ColorPop Books, a new project that provides curated book bundles, aims to help children of color see themselves on the page
A 2022 study found that only 39% of children’s books published in the U.S. feature at least one character of color. According to a report by the children’s publisher Scholastic, children of color thrive when they’re able to read books that include characters who look like them — and as we all know, reading not only builds literacy skills, it also influences a child’s capacity for empathy and positive self-identity.
A new online bookshop that offers curated book bundles aims to fill that gap and help families provide a wider range of books for their children. ColorPop Books, a project created by the education non-profit DonorsChoose, launches today.
According to DonorsChoose board member W. Kamau Bell, the program will help parents like him and his wife.
“I know that my three Black daughters, mixed-race Black daughters, respond to books that reflect their lives and with characters that look like them or have similar life experiences,” he says. “And so if my daughters are doing it, more kids should have access to this because not every kid has the access to a great dad like me.”
For Bell, a comedian, director and producer, the work being done by ColorPop Books is a natural fit for busy families like his own.
“I think we live in a golden age of media,” he says. “And what that means is that there's more choices out there, but then the problem is there's so many choices, we don't know where the choices are.”
The ColorPop Book Bundles include selections that promote pride, such as the Black Joy Book Bundle and the Latinx Voices Book Bundle. There are also bundles aimed at sparking interest, such as the Girls in STEM Book Bundle, and another that offers solace to kids facing difficult times, called the Grief Book Bundle.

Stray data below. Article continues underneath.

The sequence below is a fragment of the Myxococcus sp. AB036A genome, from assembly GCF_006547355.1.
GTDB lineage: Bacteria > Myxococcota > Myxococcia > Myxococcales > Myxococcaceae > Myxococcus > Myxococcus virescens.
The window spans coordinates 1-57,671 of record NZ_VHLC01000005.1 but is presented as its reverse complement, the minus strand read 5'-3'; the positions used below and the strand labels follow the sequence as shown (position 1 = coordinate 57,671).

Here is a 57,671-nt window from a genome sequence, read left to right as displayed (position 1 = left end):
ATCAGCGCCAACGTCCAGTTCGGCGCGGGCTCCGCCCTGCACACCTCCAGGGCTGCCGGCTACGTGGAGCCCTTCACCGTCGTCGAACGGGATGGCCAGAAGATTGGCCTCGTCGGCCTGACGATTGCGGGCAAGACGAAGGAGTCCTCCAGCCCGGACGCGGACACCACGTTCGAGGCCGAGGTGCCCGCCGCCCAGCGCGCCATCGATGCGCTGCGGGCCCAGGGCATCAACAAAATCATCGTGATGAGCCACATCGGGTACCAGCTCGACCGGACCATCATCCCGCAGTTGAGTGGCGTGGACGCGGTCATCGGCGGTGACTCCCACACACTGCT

“I was a big reader,” Bell says. “My mom said I was reading the back of cereal boxes, I was that kid.” But he struggled to find Black characters in the books he saw. Instead, he says, “I had to sort of make characters Black in my mind. So for example, Spider-Man was...well before Spider-Man was actually Black in the comic books, Spider-Man was Black to me. He was just like, Peter Parker felt like he was Black to me. Weirdly, the main character from The Catcher in the Rye, Holden Caulfield, was Black to me just because...that's how I read the book now.”
Still, he adds, it really helps when kids can see someone who looks like them in the pages of a book.
“If you hand my kids a book and it's a little White boy on the cover, they're not going to respond to it right away," Bell says. "They're not going to try to make that character fit them. They're going to be like, 'no, let me find the book with a little Black girl on the cover.'”
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And although Bell says he’s “terminally online,” researching potential books to offer his daughters, he knows that not all parents have that kind of time.
“So I think that's why ColorPop is great because it's like, we've done the legwork for you,” he adds.
Beyond just getting these books in front of children who need and want them, Bell says, it’s important to signal to the publishing industry that diverse books can sell.
“You need publishers to see them sell and to see that, which is why you're seeing more of these books,” he says. “I think it's great that when my daughter goes to a great good place for books here in the Bay Area, and this is not a Black bookstore, it's just a neighborhood bookstore, there are several books that have the cover faced out that feature characters who look like her and several books with characters with covers out that don't feature characters like her. So clearly there has been evidence in the publishing industry that these books sell.”
As for the experience parents and children can have when using ColorPop, Bell adds, “I'm hoping that it becomes known as an easy one-stop shop. Again, not every parent has the time or interest or ability to do the kind of searches that I do. And I hope this becomes easily accessible for parents who want to find these kinds of books.”
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